Follow TV Tropes


Film / The Passion of Joan of Arc

Go To

The Passion of Joan of Arc is a classic French silent film from 1928, directed by Carl Theodor Dreyer. Generally regarded as one of the greatest films ever made (to the point of being named the ninth greatest film of all time in the 2012 Sight & Sound Critics' Poll), as well as considered to have one of the greatest filmed performances ever, given by Maria Falconetti in the title role.note 

In 1431, Joan of Arc is put on trial by the English. They attempt to get her to back down from her claims of holy visions. She refuses, and is eventually burned at the stake. The film's plotline is highly conventional, being adapted straight from the actual records of Joan of Arc's trial, and essentially serving as a highly condensed version of the real event. The film's real strengths come in the form of Dreyer's excellent direction, Falconetti's performance, and the fact that you'll barely be able to see either of those things though all of your tears.

Famously, this film survived only due to one single copy, which was found in a closet in a Norwegian insane asylum. How strange is that?

This film provides examples of:

  • Beauty Equals Goodness: Joan is very pretty in a innocent sort of way, while her tormentors are often downright repulsive.
  • Being Good Sucks: Boy, does it ever.
  • Big Bad: The Bishop of Beauvais, Hanging Judge of Joan's trial.
  • Book Dumb: Joan can't read and needs help signing her "confession". She's also uneducated in theological minutia, which, in both real life and the film, is what leads to her conviction.
  • Boyish Short Hair: Joan has her hair cut short.
  • Bury Me Not on the Lone Prairie: Joan pleads for her body to be buried on consecrated ground. In real life, her ashes were thrown in a river.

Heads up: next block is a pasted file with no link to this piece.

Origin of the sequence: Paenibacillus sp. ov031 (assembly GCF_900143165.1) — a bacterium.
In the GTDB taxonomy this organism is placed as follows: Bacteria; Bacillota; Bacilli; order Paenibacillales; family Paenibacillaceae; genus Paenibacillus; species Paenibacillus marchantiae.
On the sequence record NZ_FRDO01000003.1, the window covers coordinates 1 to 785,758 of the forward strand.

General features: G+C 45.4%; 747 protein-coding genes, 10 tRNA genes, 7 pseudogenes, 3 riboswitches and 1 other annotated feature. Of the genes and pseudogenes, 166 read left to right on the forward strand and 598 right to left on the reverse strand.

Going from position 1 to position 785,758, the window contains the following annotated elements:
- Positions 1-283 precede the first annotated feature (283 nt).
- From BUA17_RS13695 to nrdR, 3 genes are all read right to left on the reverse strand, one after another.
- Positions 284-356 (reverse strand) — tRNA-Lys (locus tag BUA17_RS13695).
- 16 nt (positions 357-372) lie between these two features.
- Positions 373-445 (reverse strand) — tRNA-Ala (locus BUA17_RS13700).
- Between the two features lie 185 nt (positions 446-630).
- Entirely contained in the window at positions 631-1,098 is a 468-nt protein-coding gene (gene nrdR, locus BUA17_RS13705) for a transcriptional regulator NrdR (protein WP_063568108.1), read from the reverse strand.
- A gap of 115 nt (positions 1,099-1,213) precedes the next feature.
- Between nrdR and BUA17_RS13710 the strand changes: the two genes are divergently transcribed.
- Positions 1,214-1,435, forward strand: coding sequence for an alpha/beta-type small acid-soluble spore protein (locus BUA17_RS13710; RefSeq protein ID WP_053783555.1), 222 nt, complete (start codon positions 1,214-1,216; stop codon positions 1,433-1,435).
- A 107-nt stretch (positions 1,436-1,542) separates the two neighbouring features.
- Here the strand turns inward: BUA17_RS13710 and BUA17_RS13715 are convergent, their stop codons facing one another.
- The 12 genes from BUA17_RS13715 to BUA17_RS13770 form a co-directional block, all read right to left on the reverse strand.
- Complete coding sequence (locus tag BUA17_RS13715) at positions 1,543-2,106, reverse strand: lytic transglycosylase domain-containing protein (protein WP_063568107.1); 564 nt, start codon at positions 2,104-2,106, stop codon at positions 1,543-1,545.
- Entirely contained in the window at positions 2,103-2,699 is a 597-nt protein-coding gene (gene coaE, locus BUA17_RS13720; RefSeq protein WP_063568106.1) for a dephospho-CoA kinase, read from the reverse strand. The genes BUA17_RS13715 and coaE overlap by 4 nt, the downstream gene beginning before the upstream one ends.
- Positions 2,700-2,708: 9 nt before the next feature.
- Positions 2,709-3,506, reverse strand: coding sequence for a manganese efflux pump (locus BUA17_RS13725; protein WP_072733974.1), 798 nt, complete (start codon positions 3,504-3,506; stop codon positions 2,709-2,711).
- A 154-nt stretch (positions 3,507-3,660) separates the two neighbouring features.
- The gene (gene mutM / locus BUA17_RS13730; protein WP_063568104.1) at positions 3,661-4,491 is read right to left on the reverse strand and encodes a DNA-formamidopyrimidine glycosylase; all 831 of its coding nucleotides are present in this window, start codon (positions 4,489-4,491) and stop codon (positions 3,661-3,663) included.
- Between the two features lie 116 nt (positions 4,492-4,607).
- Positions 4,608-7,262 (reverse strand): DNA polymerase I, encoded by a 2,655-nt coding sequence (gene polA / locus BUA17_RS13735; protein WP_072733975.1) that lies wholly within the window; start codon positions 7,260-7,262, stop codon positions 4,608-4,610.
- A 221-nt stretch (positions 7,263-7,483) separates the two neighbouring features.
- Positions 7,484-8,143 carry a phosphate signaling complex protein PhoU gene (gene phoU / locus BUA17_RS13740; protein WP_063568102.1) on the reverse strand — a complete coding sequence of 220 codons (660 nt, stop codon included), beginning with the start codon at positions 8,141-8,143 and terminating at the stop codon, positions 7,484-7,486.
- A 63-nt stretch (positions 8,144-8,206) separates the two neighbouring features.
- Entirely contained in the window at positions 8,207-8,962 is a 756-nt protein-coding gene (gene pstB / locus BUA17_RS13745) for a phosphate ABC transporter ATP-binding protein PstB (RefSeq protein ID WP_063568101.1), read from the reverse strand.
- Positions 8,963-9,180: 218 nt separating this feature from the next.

• Burn the Witch!: Joan's ultimate fate.
  • Break the Cutie: The ultimate example.
  • Corrupt Church: The Bishop of Beauvais. Averted by several of the Priests, who try to help her.
  • Disturbed Doves: Joan watches the birds fly off from the church roof as she is being burned.
  • Doomed Moral Victor: Joan of Arc, burned at the stake. But she has clearly won the PR battle, seeing as how a peasant in the crowd screams "You have burned a saint!", followed by a riot. And of course everyone watching the movie would have known that not all that long after Joan was executed the English were driven out of France for good.
  • Dutch Angle: Used by Dreyer several times in the film, usually to give the judges a more sinister apperance.
  • Eye Take: At several points Joan's eyes widen like this during trial as a sign of surprise or horror.
  • Face Death with Dignity: Joan's attitude towards being burned.
  • Fainting: Joan faints when shown the brutal torture instruments intended to extract her confession.
  • Foregone Conclusion: Just about anyone who at least has a passing familiarity with Joan of Arc's life will know exactly how it'll end for her.
  • Good Cop/Bad Cop: In this case, good monk/bad monk, used in her interrogation.
  • Good Eyes, Evil Eyes: Joan has shiny, beatific gray eyes throughout the entire film.